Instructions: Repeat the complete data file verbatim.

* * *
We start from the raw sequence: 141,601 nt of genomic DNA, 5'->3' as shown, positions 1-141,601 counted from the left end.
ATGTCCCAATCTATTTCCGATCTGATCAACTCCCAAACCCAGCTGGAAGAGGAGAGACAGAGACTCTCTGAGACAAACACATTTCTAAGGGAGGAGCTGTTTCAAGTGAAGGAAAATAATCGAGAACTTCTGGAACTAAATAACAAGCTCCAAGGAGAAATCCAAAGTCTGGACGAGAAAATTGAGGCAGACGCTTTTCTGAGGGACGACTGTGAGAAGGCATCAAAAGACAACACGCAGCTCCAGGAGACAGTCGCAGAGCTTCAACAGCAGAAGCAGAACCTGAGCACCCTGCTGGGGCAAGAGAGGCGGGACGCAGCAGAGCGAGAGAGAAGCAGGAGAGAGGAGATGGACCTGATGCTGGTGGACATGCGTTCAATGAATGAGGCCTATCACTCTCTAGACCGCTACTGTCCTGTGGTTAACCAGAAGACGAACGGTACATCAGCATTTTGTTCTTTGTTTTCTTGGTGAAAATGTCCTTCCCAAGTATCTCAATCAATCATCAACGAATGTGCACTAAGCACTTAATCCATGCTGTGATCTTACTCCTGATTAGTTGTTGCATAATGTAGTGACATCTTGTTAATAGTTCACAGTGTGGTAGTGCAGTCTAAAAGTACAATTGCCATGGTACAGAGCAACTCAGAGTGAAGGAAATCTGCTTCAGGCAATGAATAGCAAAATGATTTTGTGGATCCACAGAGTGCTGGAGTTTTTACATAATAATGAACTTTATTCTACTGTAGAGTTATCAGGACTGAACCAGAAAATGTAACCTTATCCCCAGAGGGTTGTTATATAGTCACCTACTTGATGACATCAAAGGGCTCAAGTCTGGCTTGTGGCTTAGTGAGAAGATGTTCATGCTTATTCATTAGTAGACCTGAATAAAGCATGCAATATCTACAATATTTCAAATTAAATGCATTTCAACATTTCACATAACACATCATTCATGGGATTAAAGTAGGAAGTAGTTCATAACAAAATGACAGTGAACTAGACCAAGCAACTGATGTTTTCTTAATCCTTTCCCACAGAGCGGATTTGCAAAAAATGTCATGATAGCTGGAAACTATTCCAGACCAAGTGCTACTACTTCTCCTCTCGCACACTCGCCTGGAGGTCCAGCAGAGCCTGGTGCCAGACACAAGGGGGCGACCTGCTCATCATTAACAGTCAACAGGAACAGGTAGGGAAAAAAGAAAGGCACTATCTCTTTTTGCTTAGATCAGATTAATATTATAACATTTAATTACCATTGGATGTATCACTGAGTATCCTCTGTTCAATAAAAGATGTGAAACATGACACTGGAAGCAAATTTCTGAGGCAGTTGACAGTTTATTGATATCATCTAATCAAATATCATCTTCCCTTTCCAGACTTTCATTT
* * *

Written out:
We start from the raw sequence: 141,601 nt of genomic DNA, 5'->3' as shown, positions 1-141,601 counted from the left end.
ATGTCCCAATCTATTTCCGATCTGATCAACTCCCAAACCCAGCTGGAAGAGGAGAGACAGAGACTCTCTGAGACAAACACATTTCTAAGGGAGGAGCTGTTTCAAGTGAAGGAAAATAATCGAGAACTTCTGGAACTAAATAACAAGCTCCAAGGAGAAATCCAAAGTCTGGACGAGAAAATTGAGGCAGACGCTTTTCTGAGGGACGACTGTGAGAAGGCATCAAAAGACAACACGCAGCTCCAGGAGACAGTCGCAGAGCTTCAACAGCAGAAGCAGAACCTGAGCACCCTGCTGGGGCAAGAGAGGCGGGACGCAGCAGAGCGAGAGAGAAGCAGGAGAGAGGAGATGGACCTGATGCTGGTGGACATGCGTTCAATGAATGAGGCCTATCACTCTCTAGACCGCTACTGTCCTGTGGTTAACCAGAAGACGAACGGTACATCAGCATTTTGTTCTTTGTTTTCTTGGTGAAAATGTCCTTCCCAAGTATCTCAATCAATCATCAACGAATGTGCACTAAGCACTTAATCCATGCTGTGATCTTACTCCTGATTAGTTGTTGCATAATGTAGTGACATCTTGTTAATAGTTCACAGTGTGGTAGTGCAGTCTAAAAGTACAATTGCCATGGTACAGAGCAACTCAGAGTGAAGGAAATCTGCTTCAGGCAATGAATAGCAAAATGATTTTGTGGATCCACAGAGTGCTGGAGTTTTTACATAATAATGAACTTTATTCTACTGTAGAGTTATCAGGACTGAACCAGAAAATGTAACCTTATCCCCAGAGGGTTGTTATATAGTCACCTACTTGATGACATCAAAGGGCTCAAGTCTGGCTTGTGGCTTAGTGAGAAGATGTTCATGCTTATTCATTAGTAGACCTGAATAAAGCATGCAATATCTACAATATTTCAAATTAAATGCATTTCAACATTTCACATAACACATCATTCATGGGATTAAAGTAGGAAGTAGTTCATAACAAAATGACAGTGAACTAGACCAAGCAACTGATGTTTTCTTAATCCTTTCCCACAGAGCGGATTTGCAAAAAATGTCATGATAGCTGGAAACTATTCCAGACCAAGTGCTACTACTTCTCCTCTCGCACACTCGCCTGGAGGTCCAGCAGAGCCTGGTGCCAGACACAAGGGGGCGACCTGCTCATCATTAACAGTCAACAGGAACAGGTAGGGAAAAAAGAAAGGCACTATCTCTTTTTGCTTAGATCAGATTAATATTATAACATTTAATTACCATTGGATGTATCACTGAGTATCCTCTGTTCAATAAAAGATGTGAAACATGACACTGGAAGCAAATTTCTGAGGCAGTTGACAGTTTATTGATATCATCTAATCAAATATCATCTTCCCTTTCCAGACTTTCATTT